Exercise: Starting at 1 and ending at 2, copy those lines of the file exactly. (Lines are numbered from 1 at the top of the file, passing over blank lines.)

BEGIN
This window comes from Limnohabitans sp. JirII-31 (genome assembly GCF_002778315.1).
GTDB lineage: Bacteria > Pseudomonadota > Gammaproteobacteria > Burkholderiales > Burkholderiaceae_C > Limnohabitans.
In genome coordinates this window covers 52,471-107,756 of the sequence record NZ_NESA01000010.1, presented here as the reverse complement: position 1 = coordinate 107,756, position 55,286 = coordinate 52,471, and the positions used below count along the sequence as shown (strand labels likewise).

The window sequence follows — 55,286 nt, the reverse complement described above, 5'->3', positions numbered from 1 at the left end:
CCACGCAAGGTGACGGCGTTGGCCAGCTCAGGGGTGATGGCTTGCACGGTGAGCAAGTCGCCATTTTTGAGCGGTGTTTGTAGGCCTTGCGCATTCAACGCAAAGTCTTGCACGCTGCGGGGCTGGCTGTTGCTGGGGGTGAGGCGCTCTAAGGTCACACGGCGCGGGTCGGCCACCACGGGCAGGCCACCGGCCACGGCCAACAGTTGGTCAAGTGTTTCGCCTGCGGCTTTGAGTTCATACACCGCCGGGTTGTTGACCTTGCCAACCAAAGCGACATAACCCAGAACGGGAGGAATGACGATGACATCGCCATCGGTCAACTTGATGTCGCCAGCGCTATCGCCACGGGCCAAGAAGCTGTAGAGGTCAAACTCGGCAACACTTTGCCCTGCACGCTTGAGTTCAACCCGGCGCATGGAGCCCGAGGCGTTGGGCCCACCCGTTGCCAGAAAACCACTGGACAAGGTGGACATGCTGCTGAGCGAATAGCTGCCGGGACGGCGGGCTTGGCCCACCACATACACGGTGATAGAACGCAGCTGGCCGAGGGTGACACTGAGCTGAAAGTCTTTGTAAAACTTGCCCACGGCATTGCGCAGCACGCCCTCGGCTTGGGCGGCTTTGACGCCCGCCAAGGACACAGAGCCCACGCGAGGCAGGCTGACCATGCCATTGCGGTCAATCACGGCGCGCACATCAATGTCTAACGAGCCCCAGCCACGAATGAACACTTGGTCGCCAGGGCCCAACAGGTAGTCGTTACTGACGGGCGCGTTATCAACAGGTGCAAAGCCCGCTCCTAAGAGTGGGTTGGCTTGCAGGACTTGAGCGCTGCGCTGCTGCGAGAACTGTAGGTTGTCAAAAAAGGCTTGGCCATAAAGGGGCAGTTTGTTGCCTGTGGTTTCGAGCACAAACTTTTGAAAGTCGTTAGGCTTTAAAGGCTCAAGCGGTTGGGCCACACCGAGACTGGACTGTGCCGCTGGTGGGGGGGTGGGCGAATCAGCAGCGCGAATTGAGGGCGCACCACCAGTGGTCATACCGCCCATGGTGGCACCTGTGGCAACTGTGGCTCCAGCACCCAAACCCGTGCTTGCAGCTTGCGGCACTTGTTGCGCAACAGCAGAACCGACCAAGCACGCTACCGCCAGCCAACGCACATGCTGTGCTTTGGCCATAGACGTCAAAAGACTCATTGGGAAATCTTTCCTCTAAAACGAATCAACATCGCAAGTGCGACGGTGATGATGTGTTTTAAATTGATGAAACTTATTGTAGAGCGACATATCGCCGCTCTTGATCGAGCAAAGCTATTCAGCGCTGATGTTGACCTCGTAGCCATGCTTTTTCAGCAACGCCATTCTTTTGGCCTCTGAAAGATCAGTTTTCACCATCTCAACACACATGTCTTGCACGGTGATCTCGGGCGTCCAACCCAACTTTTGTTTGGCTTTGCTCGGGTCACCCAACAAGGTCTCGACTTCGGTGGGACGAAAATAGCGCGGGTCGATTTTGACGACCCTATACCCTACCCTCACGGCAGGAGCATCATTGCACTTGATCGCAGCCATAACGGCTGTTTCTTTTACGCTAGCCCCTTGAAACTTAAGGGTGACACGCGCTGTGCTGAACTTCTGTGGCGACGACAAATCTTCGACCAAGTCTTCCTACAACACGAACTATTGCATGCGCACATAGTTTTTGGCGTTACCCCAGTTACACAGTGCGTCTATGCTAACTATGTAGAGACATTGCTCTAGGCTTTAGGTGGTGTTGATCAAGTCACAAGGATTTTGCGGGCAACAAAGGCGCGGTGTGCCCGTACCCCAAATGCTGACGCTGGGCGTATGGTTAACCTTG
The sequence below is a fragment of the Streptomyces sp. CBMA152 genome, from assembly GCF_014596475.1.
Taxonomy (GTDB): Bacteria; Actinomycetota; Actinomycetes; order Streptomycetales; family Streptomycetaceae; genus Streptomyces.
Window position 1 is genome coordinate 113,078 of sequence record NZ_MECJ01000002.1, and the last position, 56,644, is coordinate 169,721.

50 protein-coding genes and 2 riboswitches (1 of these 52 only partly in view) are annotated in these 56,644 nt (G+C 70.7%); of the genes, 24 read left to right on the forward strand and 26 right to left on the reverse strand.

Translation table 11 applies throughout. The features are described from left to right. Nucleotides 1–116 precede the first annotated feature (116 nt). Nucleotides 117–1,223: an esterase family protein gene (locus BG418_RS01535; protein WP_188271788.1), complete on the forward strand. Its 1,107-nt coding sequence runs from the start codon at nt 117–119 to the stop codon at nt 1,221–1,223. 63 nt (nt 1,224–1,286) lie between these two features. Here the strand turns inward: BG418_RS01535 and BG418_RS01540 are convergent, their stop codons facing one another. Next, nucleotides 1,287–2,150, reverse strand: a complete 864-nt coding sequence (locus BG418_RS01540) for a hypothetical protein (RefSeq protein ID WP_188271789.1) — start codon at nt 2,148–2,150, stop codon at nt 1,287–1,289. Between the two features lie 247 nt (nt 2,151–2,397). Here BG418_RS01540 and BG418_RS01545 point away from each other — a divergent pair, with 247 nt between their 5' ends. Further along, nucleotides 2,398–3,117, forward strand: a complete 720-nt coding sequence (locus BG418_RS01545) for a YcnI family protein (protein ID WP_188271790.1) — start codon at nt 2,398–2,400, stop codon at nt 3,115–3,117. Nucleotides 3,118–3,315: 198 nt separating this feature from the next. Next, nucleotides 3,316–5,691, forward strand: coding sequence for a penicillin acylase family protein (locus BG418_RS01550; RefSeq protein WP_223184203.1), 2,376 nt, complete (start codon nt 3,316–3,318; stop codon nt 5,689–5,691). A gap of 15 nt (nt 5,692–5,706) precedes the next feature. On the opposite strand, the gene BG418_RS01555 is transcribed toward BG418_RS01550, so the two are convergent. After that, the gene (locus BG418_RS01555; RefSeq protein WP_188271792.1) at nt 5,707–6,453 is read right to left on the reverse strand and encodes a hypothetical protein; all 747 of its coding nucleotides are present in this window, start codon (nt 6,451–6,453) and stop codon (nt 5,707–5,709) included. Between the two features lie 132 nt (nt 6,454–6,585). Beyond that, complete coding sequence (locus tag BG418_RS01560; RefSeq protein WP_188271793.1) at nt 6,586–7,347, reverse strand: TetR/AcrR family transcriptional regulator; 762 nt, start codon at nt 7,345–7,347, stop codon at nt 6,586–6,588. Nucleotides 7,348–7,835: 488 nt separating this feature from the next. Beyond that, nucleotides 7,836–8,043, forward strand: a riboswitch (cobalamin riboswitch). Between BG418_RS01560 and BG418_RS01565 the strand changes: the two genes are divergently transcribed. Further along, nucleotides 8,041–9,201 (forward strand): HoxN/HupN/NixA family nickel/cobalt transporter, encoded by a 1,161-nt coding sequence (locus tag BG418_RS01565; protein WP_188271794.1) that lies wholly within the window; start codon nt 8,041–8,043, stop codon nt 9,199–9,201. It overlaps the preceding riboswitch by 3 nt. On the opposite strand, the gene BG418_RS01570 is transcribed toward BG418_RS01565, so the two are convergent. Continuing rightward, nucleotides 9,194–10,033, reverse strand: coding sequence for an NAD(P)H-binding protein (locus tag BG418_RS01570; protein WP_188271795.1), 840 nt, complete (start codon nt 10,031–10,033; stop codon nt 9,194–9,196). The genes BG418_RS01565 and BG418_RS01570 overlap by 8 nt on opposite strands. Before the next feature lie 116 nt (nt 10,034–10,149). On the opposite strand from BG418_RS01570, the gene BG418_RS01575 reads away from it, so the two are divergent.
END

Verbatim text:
This window comes from Limnohabitans sp. JirII-31 (genome assembly GCF_002778315.1).
GTDB lineage: Bacteria > Pseudomonadota > Gammaproteobacteria > Burkholderiales > Burkholderiaceae_C > Limnohabitans.